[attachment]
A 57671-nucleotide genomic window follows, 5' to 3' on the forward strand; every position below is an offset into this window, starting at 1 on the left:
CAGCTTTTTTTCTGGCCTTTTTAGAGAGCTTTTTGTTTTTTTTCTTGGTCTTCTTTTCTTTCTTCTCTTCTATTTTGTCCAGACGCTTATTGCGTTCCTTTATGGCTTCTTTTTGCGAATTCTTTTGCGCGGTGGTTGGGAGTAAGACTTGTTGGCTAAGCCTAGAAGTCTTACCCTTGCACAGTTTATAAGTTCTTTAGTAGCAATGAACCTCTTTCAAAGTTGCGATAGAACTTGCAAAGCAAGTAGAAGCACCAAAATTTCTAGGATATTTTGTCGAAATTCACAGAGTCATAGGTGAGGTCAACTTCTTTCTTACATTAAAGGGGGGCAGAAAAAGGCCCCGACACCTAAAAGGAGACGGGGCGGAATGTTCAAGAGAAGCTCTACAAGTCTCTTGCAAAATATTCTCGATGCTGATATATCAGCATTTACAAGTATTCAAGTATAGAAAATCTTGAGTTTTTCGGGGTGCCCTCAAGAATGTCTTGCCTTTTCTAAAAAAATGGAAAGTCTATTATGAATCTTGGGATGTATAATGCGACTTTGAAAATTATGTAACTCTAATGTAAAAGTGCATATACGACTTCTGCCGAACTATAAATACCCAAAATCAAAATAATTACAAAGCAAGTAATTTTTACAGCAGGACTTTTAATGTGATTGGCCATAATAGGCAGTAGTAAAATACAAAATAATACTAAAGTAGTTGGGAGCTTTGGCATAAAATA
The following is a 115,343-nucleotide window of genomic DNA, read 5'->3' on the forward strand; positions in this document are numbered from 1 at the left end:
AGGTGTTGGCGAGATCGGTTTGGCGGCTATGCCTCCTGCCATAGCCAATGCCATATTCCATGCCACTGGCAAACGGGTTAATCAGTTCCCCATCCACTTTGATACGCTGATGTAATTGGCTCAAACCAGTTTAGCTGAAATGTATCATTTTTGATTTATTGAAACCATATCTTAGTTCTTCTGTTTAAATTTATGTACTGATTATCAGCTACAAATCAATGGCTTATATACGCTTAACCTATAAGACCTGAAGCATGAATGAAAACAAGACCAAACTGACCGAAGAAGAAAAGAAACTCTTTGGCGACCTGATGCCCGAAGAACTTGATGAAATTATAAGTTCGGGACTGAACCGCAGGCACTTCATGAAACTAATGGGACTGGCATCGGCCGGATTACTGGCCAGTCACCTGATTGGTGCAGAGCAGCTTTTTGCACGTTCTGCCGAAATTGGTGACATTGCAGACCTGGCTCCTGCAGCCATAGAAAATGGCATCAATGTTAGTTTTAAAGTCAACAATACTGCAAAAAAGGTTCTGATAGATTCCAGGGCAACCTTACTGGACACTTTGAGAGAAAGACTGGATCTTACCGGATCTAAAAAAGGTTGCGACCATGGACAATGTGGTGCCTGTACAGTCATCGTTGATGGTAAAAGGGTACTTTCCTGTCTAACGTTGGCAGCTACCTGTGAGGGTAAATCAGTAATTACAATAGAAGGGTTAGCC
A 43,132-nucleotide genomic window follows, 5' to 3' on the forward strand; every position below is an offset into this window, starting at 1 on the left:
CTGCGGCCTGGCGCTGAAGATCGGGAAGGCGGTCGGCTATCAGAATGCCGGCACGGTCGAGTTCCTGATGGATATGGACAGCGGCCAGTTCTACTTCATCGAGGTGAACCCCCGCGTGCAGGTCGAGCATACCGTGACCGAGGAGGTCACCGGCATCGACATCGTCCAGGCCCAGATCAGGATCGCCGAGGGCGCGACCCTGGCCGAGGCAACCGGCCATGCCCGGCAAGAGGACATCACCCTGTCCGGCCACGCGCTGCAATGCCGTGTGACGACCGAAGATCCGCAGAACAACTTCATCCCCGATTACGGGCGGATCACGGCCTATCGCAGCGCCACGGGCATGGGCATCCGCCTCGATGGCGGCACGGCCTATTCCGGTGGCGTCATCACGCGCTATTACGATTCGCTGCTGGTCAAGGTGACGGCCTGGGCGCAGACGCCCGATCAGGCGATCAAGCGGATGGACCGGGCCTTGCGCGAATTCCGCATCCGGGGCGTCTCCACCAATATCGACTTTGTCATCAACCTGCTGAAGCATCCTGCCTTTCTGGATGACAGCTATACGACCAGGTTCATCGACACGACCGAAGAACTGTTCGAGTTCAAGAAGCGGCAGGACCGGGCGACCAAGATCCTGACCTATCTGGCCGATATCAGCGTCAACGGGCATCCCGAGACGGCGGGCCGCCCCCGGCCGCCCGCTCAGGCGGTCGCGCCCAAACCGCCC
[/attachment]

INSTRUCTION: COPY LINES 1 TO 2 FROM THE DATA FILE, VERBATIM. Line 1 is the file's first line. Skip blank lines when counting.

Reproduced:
A 57671-nucleotide genomic window follows, 5' to 3' on the forward strand; every position below is an offset into this window, starting at 1 on the left:
CAGCTTTTTTTCTGGCCTTTTTAGAGAGCTTTTTGTTTTTTTTCTTGGTCTTCTTTTCTTTCTTCTCTTCTATTTTGTCCAGACGCTTATTGCGTTCCTTTATGGCTTCTTTTTGCGAATTCTTTTGCGCGGTGGTTGGGAGTAAGACTTGTTGGCTAAGCCTAGAAGTCTTACCCTTGCACAGTTTATAAGTTCTTTAGTAGCAATGAACCTCTTTCAAAGTTGCGATAGAACTTGCAAAGCAAGTAGAAGCACCAAAATTTCTAGGATATTTTGTCGAAATTCACAGAGTCATAGGTGAGGTCAACTTCTTTCTTACATTAAAGGGGGGCAGAAAAAGGCCCCGACACCTAAAAGGAGACGGGGCGGAATGTTCAAGAGAAGCTCTACAAGTCTCTTGCAAAATATTCTCGATGCTGATATATCAGCATTTACAAGTATTCAAGTATAGAAAATCTTGAGTTTTTCGGGGTGCCCTCAAGAATGTCTTGCCTTTTCTAAAAAAATGGAAAGTCTATTATGAATCTTGGGATGTATAATGCGACTTTGAAAATTATGTAACTCTAATGTAAAAGTGCATATACGACTTCTGCCGAACTATAAATACCCAAAATCAAAATAATTACAAAGCAAGTAATTTTTACAGCAGGACTTTTAATGTGATTGGCCATAATAGGCAGTAGTAAAATACAAAATAATACTAAAGTAGTTGGGAGCTTTGGCATAAAATA